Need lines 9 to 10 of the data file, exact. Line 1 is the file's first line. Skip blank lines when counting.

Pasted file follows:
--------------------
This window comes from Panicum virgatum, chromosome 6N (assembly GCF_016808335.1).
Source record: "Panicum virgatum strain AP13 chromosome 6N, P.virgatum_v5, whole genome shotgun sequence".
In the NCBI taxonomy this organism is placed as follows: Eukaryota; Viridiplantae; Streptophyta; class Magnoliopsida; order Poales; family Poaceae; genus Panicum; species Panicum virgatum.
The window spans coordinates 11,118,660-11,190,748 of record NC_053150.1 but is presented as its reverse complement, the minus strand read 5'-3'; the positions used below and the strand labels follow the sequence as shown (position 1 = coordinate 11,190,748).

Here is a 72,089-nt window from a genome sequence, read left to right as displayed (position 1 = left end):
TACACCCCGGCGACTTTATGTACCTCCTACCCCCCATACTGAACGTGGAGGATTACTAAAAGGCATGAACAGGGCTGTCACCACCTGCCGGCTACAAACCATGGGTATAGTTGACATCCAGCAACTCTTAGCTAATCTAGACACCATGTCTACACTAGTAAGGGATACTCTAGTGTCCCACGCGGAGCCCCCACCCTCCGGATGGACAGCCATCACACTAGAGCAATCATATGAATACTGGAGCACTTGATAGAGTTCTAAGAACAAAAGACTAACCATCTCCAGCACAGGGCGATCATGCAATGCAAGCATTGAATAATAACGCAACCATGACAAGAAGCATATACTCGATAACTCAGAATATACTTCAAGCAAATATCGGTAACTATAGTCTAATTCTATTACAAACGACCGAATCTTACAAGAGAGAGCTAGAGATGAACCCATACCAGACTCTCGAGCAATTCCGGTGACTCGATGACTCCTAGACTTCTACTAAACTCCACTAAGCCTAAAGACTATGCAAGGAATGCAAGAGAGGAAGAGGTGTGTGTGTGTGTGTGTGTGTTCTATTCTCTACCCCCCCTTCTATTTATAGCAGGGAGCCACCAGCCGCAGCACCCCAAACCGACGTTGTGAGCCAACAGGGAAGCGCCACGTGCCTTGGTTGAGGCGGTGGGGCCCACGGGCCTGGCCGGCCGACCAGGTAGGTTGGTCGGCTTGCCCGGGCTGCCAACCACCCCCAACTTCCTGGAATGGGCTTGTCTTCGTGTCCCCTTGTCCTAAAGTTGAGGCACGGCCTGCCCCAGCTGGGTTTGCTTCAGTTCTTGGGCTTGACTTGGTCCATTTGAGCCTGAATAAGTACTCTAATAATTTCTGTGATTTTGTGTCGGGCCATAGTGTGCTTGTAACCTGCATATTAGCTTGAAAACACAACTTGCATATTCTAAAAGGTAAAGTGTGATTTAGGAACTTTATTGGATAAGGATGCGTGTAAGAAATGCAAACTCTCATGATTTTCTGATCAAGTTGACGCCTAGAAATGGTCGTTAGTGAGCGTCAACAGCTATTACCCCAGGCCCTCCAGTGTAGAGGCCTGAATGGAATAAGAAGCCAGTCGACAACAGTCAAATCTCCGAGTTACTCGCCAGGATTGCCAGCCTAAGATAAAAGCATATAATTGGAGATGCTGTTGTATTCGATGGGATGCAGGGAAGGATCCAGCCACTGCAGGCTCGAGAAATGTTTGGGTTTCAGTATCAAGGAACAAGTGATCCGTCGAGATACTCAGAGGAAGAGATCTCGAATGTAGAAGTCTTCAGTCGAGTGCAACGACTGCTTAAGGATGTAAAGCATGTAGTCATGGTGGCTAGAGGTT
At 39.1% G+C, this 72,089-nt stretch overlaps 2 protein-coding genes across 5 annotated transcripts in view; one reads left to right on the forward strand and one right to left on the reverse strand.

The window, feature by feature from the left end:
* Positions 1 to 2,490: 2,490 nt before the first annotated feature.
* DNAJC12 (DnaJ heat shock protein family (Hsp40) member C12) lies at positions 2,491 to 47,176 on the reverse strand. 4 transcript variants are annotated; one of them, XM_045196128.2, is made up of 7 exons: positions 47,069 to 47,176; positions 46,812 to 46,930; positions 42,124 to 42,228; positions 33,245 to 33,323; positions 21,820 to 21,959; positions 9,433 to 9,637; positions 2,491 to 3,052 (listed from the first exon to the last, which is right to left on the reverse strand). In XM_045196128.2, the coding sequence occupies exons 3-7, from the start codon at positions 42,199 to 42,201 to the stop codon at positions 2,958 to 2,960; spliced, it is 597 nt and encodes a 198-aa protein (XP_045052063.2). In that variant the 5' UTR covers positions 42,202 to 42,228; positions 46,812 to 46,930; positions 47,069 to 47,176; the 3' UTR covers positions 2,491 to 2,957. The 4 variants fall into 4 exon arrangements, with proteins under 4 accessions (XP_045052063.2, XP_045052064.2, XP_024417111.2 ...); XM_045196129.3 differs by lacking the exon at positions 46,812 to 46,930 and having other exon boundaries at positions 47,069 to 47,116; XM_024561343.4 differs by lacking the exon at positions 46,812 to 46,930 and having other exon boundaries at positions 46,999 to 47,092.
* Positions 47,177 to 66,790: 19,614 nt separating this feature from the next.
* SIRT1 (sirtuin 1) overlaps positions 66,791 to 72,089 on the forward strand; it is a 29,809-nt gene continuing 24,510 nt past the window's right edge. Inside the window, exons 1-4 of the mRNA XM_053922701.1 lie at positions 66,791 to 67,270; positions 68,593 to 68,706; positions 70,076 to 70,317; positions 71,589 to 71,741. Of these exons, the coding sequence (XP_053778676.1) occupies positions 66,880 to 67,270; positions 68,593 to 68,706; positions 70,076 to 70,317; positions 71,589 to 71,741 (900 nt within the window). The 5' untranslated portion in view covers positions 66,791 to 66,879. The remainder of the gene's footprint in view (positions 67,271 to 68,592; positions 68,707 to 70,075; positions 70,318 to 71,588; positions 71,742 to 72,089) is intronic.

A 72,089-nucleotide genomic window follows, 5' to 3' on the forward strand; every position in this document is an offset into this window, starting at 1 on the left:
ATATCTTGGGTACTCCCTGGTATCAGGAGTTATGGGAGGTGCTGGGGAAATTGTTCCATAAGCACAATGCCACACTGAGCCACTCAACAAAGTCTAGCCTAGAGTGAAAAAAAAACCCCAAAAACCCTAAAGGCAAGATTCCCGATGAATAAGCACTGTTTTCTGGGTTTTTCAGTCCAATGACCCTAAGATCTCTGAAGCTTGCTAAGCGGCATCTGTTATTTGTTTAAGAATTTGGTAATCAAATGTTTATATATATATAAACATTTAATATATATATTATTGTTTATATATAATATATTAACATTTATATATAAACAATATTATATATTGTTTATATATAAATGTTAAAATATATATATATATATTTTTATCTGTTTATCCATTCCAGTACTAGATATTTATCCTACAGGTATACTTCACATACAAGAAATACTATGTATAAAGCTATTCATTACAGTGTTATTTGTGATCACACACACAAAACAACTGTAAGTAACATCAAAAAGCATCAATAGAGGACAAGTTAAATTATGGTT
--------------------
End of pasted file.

* Positions 1 to 2,490: 2,490 nt before the first annotated feature.
* DNAJC12 (DnaJ heat shock protein family (Hsp40) member C12) lies at positions 2,491 to 47,176 on the reverse strand. 4 transcript variants are annotated; one of them, XM_045196128.2, is made up of 7 exons: positions 47,069 to 47,176; positions 46,812 to 46,930; positions 42,124 to 42,228; positions 33,245 to 33,323; positions 21,820 to 21,959; positions 9,433 to 9,637; positions 2,491 to 3,052 (listed from the first exon to the last, which is right to left on the reverse strand). In XM_045196128.2, the coding sequence occupies exons 3-7, from the start codon at positions 42,199 to 42,201 to the stop codon at positions 2,958 to 2,960; spliced, it is 597 nt and encodes a 198-aa protein (XP_045052063.2). In that variant the 5' UTR covers positions 42,202 to 42,228; positions 46,812 to 46,930; positions 47,069 to 47,176; the 3' UTR covers positions 2,491 to 2,957. The 4 variants fall into 4 exon arrangements, with proteins under 4 accessions (XP_045052063.2, XP_045052064.2, XP_024417111.2 ...); XM_045196129.3 differs by lacking the exon at positions 46,812 to 46,930 and having other exon boundaries at positions 47,069 to 47,116; XM_024561343.4 differs by lacking the exon at positions 46,812 to 46,930 and having other exon boundaries at positions 46,999 to 47,092.